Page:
• John McCain, U.S. Senator from Arizona. Often characterized as a Republican maverick in the Senate, he is a well-known political figure in America. Despite his strong pro-life stance, his willingness to compromise on judicial nominations has drawn the ire of conservative groups, many of which have vowed to work against any McCain campaigns for the Republican nomination in 2008. In 2000 he lost the Presidential nomination to George W. Bush. [21] (http://www.washingtonpost.com/wp-dyn/content/article/2005/05/24/AR2005052401253.html) [22] (http://www.thehill.com/thehill/export/TheHill/News/Frontpage/052505/mccain.html)
  • George Pataki, governor of New York. Considered something of a dead man walking as Governor, and unlikely to defeat Hillary Clinton for her Senate seat, Pataki has held meetings with his advisors and has quietly indicated that he's very interested in the Republican nomination.[23] (http://www.ny1.com/ny1/content/index.jsp?&aid=50607&search_result=1&stid=3)
  • Mike Pence, U.S. Congressman from Indiana, Chairman of the Republican Study Committee, has been mentioned in several articles [24] (http://thehill.com/thehill/export/TheHill/News/Frontpage/031705/gop.html) [25] (http://www.washingtonpost.com/wp-dyn/articles/A54940-2005Mar21.html) [26] (http://acuf.org/issues/issue21/040928news.asp) lately as a rising star in the Republican party and as a presidential contender [27] (http://acuf.org/issues/issue34/050415pol.asp) for 2008. There are already at least three websites up hoping to recruit Mike Pence into the 2008 race - [28] (http://mikepence2008.blogspot.com/), [29] (http://www.tblog.com/templates/index.php?bid=ajhankin), and [30] (http://presidential2008.blogspot.com/).
  • Mitt Romney, governor of Massachusetts. WFXT, a Boston FOX affiliate, reports that Romney supporters have been quietly laying the groundwork for a presidential campaign. On February 21, 2005 he spoke before South Carolina Republicans; the winner of the South Carolina primary has gone on to be the Republican nominee in every election since 1980. [31] (http://www.cnn.com/2005/ALLPOLITICS/02/22/gop.romney.ap/index.html). Romney is supported by Utah Governor Jon Huntsman, Jr., who has been working on issue papers for Romney. [32] (http://deseretnews.com/dn/view/0,1249,600136538,00.html).
  • Tom Tancredo, U.S. Congressman from Colorado and leading advocate for securing U.S. borders. The Associated Press reported Jun 12, 2005 that "he is so dissatisfied with the pace and direction of immigration reform, he is considering running for president to deal with it himself." Tancredo has visited early presidential primary states New Hampshire and Iowa to begin building popular support.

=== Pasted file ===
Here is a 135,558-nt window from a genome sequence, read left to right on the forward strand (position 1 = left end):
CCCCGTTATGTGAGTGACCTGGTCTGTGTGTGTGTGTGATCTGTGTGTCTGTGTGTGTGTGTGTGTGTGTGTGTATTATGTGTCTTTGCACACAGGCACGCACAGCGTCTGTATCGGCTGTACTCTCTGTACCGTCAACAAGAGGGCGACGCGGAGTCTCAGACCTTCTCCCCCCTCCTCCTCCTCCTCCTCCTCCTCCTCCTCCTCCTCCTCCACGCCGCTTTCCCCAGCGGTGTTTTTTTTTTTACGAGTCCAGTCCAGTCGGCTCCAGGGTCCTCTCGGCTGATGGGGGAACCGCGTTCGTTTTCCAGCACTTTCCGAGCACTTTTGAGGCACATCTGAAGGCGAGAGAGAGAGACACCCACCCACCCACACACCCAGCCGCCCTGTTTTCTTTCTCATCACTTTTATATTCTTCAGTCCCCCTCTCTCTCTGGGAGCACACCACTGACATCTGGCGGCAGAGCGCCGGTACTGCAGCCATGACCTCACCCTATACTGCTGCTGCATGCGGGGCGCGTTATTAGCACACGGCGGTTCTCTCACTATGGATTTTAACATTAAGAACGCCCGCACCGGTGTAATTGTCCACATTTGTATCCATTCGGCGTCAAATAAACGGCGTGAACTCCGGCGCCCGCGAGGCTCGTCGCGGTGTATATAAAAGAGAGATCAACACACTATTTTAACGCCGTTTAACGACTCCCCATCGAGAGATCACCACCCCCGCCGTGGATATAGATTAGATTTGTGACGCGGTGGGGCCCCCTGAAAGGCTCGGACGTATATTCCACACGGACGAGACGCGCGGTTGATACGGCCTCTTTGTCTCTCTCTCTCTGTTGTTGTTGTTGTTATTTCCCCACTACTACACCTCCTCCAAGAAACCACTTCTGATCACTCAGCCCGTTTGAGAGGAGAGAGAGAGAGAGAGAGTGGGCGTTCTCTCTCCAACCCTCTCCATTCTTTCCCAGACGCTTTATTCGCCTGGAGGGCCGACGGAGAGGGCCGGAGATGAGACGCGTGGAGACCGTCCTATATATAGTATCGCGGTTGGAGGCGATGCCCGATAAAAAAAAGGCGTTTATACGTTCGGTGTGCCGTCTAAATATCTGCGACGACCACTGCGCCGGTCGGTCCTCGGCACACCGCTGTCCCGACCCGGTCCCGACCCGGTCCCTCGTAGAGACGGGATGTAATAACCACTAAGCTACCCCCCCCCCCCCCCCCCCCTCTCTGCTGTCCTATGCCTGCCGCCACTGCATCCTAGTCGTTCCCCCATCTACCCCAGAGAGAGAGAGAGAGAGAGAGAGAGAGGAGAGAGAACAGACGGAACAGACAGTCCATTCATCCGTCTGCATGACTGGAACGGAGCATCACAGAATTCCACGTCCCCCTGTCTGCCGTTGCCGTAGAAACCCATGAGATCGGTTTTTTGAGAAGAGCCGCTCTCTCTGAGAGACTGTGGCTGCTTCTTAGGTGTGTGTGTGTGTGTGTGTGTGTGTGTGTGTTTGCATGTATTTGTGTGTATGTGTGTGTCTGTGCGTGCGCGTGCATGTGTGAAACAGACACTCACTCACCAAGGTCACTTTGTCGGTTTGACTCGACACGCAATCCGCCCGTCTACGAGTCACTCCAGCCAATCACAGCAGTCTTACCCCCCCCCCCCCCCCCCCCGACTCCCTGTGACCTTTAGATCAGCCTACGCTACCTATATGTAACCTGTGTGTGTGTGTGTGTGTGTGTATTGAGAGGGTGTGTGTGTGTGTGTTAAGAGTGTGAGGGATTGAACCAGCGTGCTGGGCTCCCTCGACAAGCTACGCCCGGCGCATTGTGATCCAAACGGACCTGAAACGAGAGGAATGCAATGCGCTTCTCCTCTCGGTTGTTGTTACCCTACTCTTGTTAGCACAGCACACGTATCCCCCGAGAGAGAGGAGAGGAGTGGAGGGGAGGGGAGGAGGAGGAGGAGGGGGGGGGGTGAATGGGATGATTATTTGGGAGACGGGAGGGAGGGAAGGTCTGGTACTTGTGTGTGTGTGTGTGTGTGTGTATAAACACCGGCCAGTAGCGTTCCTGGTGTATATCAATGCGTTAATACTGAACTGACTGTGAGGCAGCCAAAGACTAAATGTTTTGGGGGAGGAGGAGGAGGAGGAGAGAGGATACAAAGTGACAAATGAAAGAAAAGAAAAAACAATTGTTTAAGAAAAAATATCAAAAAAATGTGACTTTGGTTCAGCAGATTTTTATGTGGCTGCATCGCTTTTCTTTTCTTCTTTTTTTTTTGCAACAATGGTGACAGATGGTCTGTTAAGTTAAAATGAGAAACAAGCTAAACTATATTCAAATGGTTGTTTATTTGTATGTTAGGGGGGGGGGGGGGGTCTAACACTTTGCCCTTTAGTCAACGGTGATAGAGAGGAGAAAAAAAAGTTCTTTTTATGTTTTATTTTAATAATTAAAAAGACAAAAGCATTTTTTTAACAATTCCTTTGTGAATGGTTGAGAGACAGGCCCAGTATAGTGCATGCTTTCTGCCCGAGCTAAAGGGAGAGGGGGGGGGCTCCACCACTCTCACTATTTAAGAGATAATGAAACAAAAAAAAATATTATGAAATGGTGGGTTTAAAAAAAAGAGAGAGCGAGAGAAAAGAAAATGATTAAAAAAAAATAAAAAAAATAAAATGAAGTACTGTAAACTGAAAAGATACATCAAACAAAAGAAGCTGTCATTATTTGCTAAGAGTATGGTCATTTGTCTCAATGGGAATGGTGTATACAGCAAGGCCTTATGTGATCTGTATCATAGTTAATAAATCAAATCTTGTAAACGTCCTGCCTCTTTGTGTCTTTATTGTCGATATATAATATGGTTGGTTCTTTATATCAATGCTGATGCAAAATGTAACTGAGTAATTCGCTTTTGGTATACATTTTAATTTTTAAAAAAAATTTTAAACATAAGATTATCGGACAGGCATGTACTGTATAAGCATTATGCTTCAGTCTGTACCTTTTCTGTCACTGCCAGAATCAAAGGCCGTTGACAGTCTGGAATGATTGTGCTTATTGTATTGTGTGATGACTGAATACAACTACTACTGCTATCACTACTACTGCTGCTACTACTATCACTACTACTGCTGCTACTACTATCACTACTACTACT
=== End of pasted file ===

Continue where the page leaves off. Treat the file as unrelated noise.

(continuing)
Libertarians

  • Michael Badnarik, 2004 presidential nominee. Badnarik announced his intentions to run in 2008 in November 2004.

Independents

  • Jesse Ventura, former governor of Minnesota. According to the USA Today, Ventura "speaks like a man preparing to be a candidate" and will make a decision in 2005 in order to have time to obtain ballot access should he run. [33] (http://www.usatoday.com/news/politicselections/2004-04-15-ventura-white-house_x.htm) He says that as with his tenure as governor, if elected President he would govern from his family home in Minnesota rather than move to Washington.

Opinion polling

General election

Poll Source Date Democrat % Republican %
Rasmussen Reports Poll (http://www.rasmussenreports.com/2005/McCain%20Giuliani%20Hillary.htm) April 25-26, 2005 Hillary Clinton 38% John McCain 45%
Rasmussen Reports Poll (http://www.rasmussenreports.com/2005/McCain%20Giuliani%20Hillary.htm) April 25-26, 2005 Hillary Clinton 40% Rudy Giuliani 42%
Marist College Poll (http://www.pollingreport.com/2008.htm) April 18-21, 2005 Hillary Clinton 42% John McCain 50%
Marist College Poll (http://www.pollingreport.com/2008.htm) April 18-21, 2005 Hillary Clinton 46% Rudy Giuliani 47%
Marist College Poll (http://www.pollingreport.com/2008.htm) April 18-21, 2005 John Kerry 41% John McCain 51%
Marist College Poll (http://www.pollingreport.com/2008.htm) April 18-21, 2005 Hillary Clinton 55% Jeb Bush 38%
Marist College Poll (http://www.pollingreport.com/2008.htm) April 18-21, 2005 John Kerry 46% Rudy Giuliani 48%
Marist College Poll (http://www.pollingreport.com/2008.htm) April 18-21, 2005 John Edwards 43% John McCain 46%
Marist College Poll (http://www.pollingreport.com/2008.htm) April 18-21, 2005 John Edwards 48% Rudy Giuliani 45%
Moore Information (R) (http://www.pollingreport.com/2008.htm) March 21-23, 2005 Hillary Clinton 38% John McCain 49%